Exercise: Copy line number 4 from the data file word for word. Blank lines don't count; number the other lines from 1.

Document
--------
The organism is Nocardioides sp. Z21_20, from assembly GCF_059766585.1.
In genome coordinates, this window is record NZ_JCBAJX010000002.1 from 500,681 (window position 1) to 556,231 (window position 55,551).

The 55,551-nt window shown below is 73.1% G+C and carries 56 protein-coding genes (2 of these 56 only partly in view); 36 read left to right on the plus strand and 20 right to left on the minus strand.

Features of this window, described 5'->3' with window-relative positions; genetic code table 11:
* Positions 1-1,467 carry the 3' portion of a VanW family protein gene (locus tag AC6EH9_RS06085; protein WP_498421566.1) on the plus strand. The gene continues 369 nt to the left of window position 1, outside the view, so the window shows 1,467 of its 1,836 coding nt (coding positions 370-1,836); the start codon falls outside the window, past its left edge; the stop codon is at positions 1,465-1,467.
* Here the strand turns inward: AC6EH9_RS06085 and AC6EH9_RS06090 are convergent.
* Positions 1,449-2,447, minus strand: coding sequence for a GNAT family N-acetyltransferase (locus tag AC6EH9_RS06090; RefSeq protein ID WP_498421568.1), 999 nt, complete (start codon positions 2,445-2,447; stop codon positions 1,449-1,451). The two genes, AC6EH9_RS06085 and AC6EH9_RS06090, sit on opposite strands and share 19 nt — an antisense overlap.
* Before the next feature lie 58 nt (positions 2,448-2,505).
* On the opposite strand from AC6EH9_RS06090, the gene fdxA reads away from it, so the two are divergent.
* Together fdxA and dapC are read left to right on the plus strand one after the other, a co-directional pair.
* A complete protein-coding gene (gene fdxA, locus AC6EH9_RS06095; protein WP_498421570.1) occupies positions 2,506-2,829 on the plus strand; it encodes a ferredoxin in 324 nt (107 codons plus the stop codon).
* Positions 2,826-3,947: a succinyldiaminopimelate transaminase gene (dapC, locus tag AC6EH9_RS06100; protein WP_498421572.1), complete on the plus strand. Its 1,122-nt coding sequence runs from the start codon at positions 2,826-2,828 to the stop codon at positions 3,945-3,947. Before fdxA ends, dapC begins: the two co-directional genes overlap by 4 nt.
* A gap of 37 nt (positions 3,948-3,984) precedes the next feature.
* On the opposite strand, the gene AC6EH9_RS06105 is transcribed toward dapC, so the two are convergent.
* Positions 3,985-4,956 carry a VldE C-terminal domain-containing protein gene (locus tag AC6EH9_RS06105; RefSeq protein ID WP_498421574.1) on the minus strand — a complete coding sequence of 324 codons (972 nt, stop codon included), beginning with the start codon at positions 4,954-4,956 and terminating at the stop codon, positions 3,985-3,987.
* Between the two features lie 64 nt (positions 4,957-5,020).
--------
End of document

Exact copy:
Features of this window, described 5'->3' with window-relative positions; genetic code table 11: